The libretto for Giuseppe Verdi's 'Rigoletto' was adapted by Francesco Maria Piave from Victor Hugo's play Le roi s'amuse which was so controversial it had been banned in Paris after one performance. Le roi here is the Duke, a renowned womaniser, who seduces ladies as their husbands are taunted by his hunchback jester Rigoletto. An elderly nobleman, Monterone, curses them both for seducing his daughter and Ceprano, whose wife has been with the Duke, plots with the courtiers to punish him.
Rigoletto is suspected of keeping a mistress, so while Rigoletto is out, the Duke slips into his house and finding Rigoletto’s daughter Gilda, he proffers his love to her and she is smitten. After he leaves, the courtiers break in and carry off Gilda to the Duke’s bedchamber. Soon Rigoletto enters and realises the mistake just in time as the dishevelled Gilda runs in. As Monterone is led to the dungeon, Rigoletto vows to avenge them both.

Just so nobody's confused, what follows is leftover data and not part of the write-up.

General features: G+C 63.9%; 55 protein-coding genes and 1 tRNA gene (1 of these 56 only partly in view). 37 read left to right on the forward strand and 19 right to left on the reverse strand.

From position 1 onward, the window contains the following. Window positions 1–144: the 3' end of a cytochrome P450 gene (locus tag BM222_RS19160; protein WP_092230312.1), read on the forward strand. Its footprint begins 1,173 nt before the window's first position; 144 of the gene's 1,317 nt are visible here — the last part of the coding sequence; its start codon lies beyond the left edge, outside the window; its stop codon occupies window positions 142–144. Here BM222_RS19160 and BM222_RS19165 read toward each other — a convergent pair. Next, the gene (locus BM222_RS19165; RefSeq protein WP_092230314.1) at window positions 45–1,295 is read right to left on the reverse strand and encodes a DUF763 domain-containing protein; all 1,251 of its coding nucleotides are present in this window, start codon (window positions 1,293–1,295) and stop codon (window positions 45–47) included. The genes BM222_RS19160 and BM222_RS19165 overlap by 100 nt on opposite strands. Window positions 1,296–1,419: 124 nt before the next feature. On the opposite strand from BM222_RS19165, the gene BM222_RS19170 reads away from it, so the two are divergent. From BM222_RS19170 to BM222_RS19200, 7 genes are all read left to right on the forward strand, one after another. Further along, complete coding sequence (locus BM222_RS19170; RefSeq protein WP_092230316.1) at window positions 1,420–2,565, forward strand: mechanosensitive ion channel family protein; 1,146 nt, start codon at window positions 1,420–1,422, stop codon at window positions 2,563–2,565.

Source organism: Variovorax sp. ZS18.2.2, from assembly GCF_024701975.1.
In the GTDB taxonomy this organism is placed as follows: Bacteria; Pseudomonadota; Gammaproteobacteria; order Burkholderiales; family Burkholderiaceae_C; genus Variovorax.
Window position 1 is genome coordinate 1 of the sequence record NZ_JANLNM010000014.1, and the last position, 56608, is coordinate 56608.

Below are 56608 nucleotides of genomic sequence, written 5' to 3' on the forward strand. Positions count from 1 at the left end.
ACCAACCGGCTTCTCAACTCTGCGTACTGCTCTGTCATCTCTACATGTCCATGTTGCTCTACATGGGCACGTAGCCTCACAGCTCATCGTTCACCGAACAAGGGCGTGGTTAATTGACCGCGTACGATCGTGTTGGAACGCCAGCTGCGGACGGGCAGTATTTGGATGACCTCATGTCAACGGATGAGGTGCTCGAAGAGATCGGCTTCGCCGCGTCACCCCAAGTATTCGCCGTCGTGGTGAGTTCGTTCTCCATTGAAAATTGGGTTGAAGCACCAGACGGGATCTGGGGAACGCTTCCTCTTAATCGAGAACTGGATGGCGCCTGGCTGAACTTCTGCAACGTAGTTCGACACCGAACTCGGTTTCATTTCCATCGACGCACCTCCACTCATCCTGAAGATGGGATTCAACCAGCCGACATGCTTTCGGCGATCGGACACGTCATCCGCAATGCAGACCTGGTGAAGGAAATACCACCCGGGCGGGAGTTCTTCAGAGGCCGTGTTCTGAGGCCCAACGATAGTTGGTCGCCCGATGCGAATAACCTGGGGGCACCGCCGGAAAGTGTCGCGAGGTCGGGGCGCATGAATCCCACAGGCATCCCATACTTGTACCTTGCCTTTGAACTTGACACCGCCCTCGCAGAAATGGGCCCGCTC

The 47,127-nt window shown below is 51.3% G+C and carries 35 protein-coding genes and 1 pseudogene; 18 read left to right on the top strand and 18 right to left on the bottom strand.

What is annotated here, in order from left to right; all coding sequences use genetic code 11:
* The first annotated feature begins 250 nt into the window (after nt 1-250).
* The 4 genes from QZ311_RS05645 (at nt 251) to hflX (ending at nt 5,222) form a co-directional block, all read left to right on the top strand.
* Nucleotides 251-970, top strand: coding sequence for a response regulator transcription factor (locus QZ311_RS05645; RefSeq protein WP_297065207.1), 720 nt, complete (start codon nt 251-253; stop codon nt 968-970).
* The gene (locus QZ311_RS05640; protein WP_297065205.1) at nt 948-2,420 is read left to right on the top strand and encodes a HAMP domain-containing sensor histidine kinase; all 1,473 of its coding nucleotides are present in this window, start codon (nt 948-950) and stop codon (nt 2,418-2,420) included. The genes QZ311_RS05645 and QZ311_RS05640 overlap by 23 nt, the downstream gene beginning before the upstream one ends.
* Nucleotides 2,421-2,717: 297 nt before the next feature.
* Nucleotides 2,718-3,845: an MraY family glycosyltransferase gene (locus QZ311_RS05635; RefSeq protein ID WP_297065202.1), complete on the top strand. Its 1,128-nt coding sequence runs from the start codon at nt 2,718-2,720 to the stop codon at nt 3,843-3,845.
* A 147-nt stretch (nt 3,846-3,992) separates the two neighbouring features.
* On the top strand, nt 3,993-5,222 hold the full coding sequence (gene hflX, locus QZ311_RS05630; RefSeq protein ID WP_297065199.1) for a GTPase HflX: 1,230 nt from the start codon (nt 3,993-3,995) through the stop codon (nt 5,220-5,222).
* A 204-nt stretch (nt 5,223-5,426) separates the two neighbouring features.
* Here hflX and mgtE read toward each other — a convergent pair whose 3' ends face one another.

Rigoletto pays the assassin Sparafucile to murder the Duke as his sister Maddalena flirts with him. However, Maddalena persuades her brother to kill not the Duke but the next visitor to the inn instead, so, overhearing and resolving to sacrifice herself for the Duke, Gilda enters the inn and is stabbed. Rigoletto finds Gilda dying and begging forgiveness: Monterone's curse is fulfilled.
This is the Schirmer edition of the Libretto, in the original Italian with an English version by Ruth and Thomas Martin.